In science, literalism is akin to death. The ability to abstract out the principles is key. There is great symmetry between how quantum processes work, and how many processes in biology, ecology, economics, and behaviour work.

They continue (bold text is mine):

“We have presented the Quantum Decision Theory that we have developed in the last four years, which is based on combining utility-like calculations with emotional influences in the representation of the decision making processes. We have emphasized that decision making by humans is principally different from the direct calculations by, even the most powerful, computers. This basic difference is in the duality of the human decision-making procedure. The brain makes decisions by a parallel processing of two different jobs: by consciously estimating the utility of the available prospects and by subconsciously evaluating their attractiveness.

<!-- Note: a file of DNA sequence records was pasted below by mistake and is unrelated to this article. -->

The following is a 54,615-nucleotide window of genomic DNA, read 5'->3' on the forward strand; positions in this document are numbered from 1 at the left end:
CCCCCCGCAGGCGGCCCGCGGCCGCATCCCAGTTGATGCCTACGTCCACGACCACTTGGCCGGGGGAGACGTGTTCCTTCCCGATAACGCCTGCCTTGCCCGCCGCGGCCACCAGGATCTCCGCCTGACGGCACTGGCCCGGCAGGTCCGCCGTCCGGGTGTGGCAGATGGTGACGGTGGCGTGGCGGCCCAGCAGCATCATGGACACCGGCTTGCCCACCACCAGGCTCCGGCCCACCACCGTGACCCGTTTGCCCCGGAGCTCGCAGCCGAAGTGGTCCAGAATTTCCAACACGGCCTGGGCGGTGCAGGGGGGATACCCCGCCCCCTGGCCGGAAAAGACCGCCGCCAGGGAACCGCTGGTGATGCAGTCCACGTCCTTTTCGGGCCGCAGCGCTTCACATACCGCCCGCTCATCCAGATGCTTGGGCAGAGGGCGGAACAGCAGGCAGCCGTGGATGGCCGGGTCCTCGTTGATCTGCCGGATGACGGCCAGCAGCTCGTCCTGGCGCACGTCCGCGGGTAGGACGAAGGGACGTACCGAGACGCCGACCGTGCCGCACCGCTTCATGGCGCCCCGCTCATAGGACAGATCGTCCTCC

We have shown how the duality of the brain functioning can be adequately represented by the techniques of quantum theory. The process of decision making has been described as mathematically similar to the procedure of quantum measurement. The self-consistent mathematical theory of human decision making that we have been developed contains noparadoxes typical of classical decision making. It is important to stress that this theory is the first theory allowing for it quantitative predictions taking into account behavioral biases.

We stress that the description of the functioning of the human brain by means of quantum techniques does not require that the brain be a quantum object, but this approach serves as an appropriate mathematical tool for characterizing the conscious-subconscious duality of the brain processes. This duality must be taken into account when one attempts to create an artificial intelligence imitating the human brain. Such an artificial intelligence has to be quantum in the sense explained above.”